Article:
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Consider a function $f(t)$ with Fourier Transform $F(s)$. So $$F(s) = \int_{-\infty}^{\infty} e^{-2 \pi i s t} f(t) \ dt$$

What is the Fourier Transform of $f'(t)$? Call it $G(s)$.So $$G(s) = \int_{-\infty}^{\infty} e^{-2 \pi i s t} f'(t) \ dt$$

Would we consider $\frac{d}{ds} F(s)$ and try and write $G(s)$ in terms of $F(s)$?

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2 Answers 2

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A simpler way, using the anti-transform:

$$f(t) = \frac{1}{2\pi} \int_{-\infty}^{\infty} F(\omega) \, e^{i \omega t} d\omega$$

$$f'(t) = \frac{d}{dt}\!\left( \frac{1}{2\pi} \int_{-\infty}^{\infty} F(\omega) \, e^{i \omega t} d\omega \right)= \frac{1}{2\pi} \int_{-\infty}^{\infty} i \omega \, F(\omega) \, e^{i \omega t} d\omega$$

Hence the Fourier transform of $f'(t)$ is $ i \omega \, F(\omega)$

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    $\begingroup$ A very good answer indeed. +1 $\endgroup$ Nov 9, 2014 at 18:59
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    $\begingroup$ @leonbloy Why exactly can we move the derivative inside the integral (apply Leibniz rule)? $\endgroup$
    – Konstantin
    Mar 5, 2017 at 12:17
  • $\begingroup$ @Konstantin why not? As you mentioned, we've used Leibniz rule here as the function inside the integral has a continuous partial derivative w.r.t. the variable t with respect to we're differentiating $\endgroup$
    – Arkya
    Mar 16, 2017 at 18:43
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    $\begingroup$ @Atsina In general, if you have $g(t) = \frac{1}{2\pi} \int_{-\infty}^{\infty} G(\omega) \, e^{i \omega t} d\omega $, then you know that $G(\omega)$ is the Fourier transform of $g(t)$ $\endgroup$
    – leonbloy
    Sep 10, 2018 at 2:16
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    $\begingroup$ I hate to be that guy, but doesn't your answer rely on the fact that the Fourier inversion formula holds for $f$? Which means you are assuming extra conditions on $f$? Like you are saying that $F$ is integrable (which it doesn't have to be in general). $\endgroup$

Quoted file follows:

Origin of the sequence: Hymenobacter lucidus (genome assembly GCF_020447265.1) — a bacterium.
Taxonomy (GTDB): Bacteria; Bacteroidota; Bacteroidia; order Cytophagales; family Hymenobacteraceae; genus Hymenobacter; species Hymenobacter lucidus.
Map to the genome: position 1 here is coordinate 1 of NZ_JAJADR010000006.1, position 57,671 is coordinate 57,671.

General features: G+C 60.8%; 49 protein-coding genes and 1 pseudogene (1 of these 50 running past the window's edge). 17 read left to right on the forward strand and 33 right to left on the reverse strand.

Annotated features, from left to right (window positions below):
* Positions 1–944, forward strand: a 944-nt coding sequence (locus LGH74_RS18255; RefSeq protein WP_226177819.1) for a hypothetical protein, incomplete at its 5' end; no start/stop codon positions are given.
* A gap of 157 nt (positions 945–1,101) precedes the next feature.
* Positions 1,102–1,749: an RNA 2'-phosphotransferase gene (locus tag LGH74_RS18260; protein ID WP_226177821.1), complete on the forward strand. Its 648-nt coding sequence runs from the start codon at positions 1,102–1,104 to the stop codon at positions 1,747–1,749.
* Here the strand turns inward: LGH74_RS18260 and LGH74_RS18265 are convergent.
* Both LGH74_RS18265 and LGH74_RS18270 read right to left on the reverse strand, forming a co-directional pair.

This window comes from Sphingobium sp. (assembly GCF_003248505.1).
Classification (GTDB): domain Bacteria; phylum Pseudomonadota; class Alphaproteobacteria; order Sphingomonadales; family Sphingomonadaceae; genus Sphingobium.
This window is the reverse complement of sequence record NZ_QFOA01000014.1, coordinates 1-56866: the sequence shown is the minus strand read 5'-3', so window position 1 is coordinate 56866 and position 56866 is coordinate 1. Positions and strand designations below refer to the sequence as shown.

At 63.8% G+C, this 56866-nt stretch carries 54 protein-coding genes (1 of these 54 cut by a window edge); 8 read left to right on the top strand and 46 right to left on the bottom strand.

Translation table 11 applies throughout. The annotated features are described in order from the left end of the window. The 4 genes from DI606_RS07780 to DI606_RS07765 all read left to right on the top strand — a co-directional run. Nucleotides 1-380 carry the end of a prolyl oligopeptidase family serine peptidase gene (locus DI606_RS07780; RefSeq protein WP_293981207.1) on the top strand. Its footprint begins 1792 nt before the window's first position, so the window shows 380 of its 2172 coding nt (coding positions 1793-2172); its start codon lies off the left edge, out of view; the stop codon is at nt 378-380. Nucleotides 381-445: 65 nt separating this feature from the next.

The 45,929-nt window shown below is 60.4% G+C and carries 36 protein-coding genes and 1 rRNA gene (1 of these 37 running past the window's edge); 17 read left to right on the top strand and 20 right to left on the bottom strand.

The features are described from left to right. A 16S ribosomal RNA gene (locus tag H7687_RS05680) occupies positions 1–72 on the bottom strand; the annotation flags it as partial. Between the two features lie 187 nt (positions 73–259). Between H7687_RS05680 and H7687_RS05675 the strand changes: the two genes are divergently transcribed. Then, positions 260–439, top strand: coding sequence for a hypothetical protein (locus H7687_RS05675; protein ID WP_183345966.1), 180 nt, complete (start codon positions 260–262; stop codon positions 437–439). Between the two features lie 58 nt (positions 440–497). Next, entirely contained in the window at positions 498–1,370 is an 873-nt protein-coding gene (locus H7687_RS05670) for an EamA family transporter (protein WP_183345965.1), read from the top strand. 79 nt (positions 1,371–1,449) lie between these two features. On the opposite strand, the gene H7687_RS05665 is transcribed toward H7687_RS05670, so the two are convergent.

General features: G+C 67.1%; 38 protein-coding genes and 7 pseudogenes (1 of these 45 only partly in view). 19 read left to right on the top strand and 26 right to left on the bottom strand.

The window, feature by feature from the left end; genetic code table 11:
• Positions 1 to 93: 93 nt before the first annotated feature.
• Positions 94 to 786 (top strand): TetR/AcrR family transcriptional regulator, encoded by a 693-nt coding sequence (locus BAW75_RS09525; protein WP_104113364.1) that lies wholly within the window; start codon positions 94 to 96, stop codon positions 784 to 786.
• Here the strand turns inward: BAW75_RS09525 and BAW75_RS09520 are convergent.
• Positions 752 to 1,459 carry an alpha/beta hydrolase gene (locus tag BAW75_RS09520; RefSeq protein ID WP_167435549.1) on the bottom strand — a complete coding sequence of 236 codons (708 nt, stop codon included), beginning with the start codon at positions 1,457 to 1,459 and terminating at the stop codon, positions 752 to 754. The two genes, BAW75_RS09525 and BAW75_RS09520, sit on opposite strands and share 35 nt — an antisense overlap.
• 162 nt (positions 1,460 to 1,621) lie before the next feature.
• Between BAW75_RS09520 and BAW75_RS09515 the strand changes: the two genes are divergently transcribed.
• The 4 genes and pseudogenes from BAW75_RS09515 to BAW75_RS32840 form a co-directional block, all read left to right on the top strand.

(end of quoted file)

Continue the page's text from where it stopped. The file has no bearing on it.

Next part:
– Hrit Roy
    Sep 16, 2021 at 16:58
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The Fourier transform of the derivative is (see, for instance, Wikipedia) $$ \mathcal{F}(f')(\xi)=2\pi i\xi\cdot\mathcal{F}(f)(\xi). $$

Why?

Use integration by parts: $$ \begin{align*} u&=e^{-2\pi i\xi t} & dv&=f'(t)\,dt\\ du&=-2\pi i\xi e^{-2\pi i\xi t}\,dt & v&=f(t) \end{align*} $$ This yields $$ \begin{align*} \mathcal{F}(f')(\xi)&=\int_{-\infty}^{\infty}e^{-2\pi i\xi t}f'(t)\,dt\\ &=e^{-2\pi i\xi t}f(t)\bigr\vert_{t=-\infty}^{\infty}-\int_{-\infty}^{\infty}-2\pi i\xi e^{-2\pi i \xi t}f(t)\,dt\\ &=2\pi i\xi\cdot\mathcal{F}(f)(\xi) \end{align*} $$ (The first term must vanish, as we assume $f$ is absolutely integrable on $\mathbb{R}$.)

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    $\begingroup$ Why the first term must vanish? I think we need the additional condition $\lim_{t\to\infty}f(t)=0$ to guarantee this. $\endgroup$
    – Xiang Yu
    Feb 27, 2016 at 3:51
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    $\begingroup$ Since $f \in L^1 \cap C^1$ f is continous and integrable, and must tend to zero when t tends to infinity...? $\endgroup$
    – user202542
    Jun 29, 2016 at 17:48
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    $\begingroup$ The limit need not exist, although if it exists it must be zero. There are smooth, i.e., $C^\infty$, $L^1$ functions that do not tend to zero as $x \to \infty$. For an example, just make smooth "spikes" of height 1 at each integer $n$, such that the spike at $n$ has width $2^{-n}$. The limit must be zero, however, if you replace "continuous" with "uniformly continuous." $\endgroup$
    – Zach
    Jan 12, 2017 at 19:22
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    $\begingroup$ Where did we ever assume that $f$ is absolutely integrable, or was that an assumption appended as a bandage? $\endgroup$ Dec 6, 2017 at 2:50
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    $\begingroup$ It seems that absolute integrability can NOT imply that $f$ vanishes at the infinity. See Did's answer here: math.stackexchange.com/questions/108191/… $\endgroup$
    – Sam Wong
    Sep 18, 2018 at 2:53

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